Education International
Education International

Mali: Next phase of quality education project launched

published 11 March 2016 updated 15 March 2016

The new phase of the successful Quality Educators for All Project - “Every child needs a good teacher” - has been launched in Mali, aiming to improve teacher quality, teaching, and learning in the country.

Education International (EI) Senior Coordinator Dennis Sinyolo acknowledged the work of EI’s partner, Oxfam Novib, and the Quality Educators project partners in Mali – the Syndicat National de l'Education et de la Culture, the Association des Jeunes pour le Développement Endogène au Sahel and the Ministry of Education. At the launch in Bamako, Mali, from 2-4 March, under the patronage of the Education Minister Barthélémy Togo, Sinyolo praised these organisations for their commitment to improving the quality of education in Mali through this project.

Praise for Minister

Sinyolo also commended Togo “for fully embracing the project and providing the necessary policy direction, technical support, training and monitoring since the project’s inception”. He noted the Government’s considerable efforts to integrate more than 800 community teachers into the public service.

Togo underlined the Malian government’s continued commitment to support this project, which falls within the framework of the objectives of the government’s 10-year programme of development of education. He also said that the government is committed increasing teachers’ salaries by FCFA25,000 (equivalent to €38) per month and to accelerate the process of turning community schools into public schools, “to give children the same opportunities in the competition for life, enabling them to play a role in the development of their country”.

Education International: Collaboration towards quality education

Education International urges Mali’s Government to accept all the community teachers who have been trained into the public service, Sinyolo said.

“The success of this project proves that governments, teacher unions, and civil society can work together to improve the quality of teaching and learning,” he highlighted. “Let’s make the next three years better than the last five years! We can do it, and we must do it, for the sake of all Malian children and youth!”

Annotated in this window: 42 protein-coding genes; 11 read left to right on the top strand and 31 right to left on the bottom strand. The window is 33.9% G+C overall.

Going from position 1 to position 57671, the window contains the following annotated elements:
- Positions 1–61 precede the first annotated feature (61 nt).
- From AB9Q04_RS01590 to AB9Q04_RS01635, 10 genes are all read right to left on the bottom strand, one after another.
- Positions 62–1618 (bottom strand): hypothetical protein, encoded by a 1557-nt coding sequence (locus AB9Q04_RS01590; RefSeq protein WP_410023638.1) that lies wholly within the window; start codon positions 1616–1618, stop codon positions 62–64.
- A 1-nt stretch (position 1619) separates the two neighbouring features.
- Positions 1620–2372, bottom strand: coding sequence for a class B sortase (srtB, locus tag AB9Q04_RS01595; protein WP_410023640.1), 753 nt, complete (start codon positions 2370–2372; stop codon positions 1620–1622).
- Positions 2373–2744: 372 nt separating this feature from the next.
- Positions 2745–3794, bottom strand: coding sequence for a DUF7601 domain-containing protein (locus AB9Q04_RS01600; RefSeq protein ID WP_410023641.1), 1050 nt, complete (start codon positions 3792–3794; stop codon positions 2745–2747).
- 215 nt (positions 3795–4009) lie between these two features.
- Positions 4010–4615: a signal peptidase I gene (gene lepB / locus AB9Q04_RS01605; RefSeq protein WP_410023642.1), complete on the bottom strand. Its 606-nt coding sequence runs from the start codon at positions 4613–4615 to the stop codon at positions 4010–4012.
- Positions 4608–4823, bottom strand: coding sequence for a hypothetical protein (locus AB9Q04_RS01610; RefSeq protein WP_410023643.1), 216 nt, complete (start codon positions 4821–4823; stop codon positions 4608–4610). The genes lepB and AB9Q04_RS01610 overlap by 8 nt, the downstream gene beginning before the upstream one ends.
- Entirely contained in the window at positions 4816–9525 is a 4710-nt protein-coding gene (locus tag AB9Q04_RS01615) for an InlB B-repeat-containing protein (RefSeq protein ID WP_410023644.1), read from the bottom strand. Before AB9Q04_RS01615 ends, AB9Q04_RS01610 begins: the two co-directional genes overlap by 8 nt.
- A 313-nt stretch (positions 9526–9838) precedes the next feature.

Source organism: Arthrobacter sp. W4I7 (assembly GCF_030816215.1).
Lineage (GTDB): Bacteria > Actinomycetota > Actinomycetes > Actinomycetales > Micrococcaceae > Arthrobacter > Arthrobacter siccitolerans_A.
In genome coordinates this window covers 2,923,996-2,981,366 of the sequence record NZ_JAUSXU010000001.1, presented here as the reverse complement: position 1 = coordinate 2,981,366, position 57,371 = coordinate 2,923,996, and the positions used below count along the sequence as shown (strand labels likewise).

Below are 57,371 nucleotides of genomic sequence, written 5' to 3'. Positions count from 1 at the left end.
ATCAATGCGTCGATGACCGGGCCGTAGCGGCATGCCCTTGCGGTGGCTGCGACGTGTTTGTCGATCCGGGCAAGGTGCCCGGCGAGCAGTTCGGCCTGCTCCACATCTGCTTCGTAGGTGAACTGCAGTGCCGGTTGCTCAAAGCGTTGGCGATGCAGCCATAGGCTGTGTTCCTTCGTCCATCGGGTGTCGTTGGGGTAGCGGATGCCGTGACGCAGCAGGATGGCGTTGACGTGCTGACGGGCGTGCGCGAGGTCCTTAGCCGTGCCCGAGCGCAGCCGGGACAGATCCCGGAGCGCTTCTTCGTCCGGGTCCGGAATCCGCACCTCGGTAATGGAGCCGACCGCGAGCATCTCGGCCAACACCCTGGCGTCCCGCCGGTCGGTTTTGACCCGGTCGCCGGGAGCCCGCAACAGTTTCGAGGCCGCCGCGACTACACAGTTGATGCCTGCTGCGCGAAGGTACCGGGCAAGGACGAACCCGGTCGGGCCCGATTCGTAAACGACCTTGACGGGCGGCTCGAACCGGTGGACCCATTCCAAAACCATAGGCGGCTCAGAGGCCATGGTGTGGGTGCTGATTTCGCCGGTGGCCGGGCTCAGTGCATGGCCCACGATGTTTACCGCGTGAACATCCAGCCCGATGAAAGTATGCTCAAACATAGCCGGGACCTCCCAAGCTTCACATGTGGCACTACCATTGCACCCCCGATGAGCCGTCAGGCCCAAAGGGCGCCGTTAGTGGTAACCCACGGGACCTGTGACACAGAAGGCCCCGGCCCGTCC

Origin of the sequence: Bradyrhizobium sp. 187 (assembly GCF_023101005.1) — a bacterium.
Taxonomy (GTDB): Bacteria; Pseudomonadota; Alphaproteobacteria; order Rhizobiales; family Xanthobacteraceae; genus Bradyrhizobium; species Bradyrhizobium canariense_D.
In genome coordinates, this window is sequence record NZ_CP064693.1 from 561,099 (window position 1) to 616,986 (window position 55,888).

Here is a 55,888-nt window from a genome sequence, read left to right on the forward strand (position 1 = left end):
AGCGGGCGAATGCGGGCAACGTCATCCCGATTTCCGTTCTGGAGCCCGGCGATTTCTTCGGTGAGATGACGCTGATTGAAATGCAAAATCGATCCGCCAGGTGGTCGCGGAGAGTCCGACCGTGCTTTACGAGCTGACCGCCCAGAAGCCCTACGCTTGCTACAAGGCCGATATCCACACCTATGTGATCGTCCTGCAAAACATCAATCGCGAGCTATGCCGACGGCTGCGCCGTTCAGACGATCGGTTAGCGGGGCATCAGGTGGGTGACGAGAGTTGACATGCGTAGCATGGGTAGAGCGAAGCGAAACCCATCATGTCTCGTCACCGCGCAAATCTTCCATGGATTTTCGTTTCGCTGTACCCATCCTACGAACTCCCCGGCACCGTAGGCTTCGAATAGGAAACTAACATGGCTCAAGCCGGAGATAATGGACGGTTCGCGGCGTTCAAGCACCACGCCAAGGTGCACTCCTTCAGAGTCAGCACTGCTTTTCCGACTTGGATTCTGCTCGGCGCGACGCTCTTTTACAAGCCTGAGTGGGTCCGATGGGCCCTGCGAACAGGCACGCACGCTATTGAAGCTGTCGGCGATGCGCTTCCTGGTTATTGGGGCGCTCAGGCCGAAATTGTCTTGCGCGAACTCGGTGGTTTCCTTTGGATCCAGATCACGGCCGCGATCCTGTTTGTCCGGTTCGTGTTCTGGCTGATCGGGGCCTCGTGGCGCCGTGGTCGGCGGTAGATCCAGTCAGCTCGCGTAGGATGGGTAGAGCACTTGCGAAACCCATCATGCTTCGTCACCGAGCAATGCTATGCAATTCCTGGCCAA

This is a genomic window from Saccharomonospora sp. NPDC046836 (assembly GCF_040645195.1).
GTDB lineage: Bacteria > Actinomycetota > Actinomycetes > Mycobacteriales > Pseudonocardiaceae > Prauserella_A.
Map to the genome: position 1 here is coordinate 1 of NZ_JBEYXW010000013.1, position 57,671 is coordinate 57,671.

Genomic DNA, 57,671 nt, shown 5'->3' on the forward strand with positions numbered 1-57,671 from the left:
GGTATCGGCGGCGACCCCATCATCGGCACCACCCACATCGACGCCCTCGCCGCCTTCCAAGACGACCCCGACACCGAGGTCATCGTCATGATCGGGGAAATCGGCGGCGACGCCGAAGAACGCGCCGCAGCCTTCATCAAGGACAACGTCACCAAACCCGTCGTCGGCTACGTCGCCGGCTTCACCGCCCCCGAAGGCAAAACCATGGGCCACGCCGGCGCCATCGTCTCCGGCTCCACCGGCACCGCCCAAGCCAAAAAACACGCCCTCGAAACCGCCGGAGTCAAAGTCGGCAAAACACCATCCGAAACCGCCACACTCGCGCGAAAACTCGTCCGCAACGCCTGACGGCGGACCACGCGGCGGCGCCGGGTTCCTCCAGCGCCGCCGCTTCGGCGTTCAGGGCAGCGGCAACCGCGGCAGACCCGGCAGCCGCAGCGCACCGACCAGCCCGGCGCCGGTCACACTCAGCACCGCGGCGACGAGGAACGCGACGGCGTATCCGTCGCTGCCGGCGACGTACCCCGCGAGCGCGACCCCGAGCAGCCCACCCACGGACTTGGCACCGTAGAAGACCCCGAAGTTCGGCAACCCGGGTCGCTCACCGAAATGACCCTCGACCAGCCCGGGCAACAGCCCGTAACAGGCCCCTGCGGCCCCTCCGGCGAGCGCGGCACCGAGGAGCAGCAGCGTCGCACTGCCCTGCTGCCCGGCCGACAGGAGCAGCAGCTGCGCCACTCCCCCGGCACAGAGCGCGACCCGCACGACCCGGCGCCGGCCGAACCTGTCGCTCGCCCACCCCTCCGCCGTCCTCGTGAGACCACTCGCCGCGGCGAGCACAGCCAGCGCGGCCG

Drawing on experiences and lessons learnt from this project, Sinyolo said that EI is developing global guidelines on minimum professional teaching standards, which will help to raise teaching standards across the globe.

Award-winning initiative

The Quality Educators for All Project has gained recognition internationally. In 2014, it won the UNESCO-Hamdan Prize for Outstanding Practice and Performance in Enhancing the Effectiveness of Teachers in 2014. Sinyolo added that this project was recognised by UNESCO, the Global Partnership for Education (GPE), the International Task Force on Teachers and other partners as a good model for improving teacher quality, teaching and learning.

He also underlined that the International Commission on Financing Global Education Opportunity, jointly headed by GPE Chair Julia Gillard (former Australian Prime Minister) and UN Special Envoy for Global Education Gordon Brown (former British Prime Minister), is currently documenting examples of best practices in improving quality education, and Quality Educators is one of them.


Through the Quality Educators for All project, EI joined forces with Oxfam Novib, a worldwide development organisation working to find practical, innovative ways for people to lift themselves out of poverty and thrive, to engage teacher unions, governments and civil society in jointly developing consensus-based competence profiles for teachers, and improve the quality of the education system.

Initiated in 2010 in Mali, the first phase was launched in the Segou region, and saw 5,500 teachers trained, 800 of whom were included in the public service. That first phase also focused on professional competence and acceptance in the public system of teacher community primary schools.

Drawing on lessons learned from that phase, the second phase, supported by Comic Relief like the previous one, will focus on the training of teachers of community schools, as well as secondary schools, on improving student learning in lower secondary education, and will include an ICT component in education.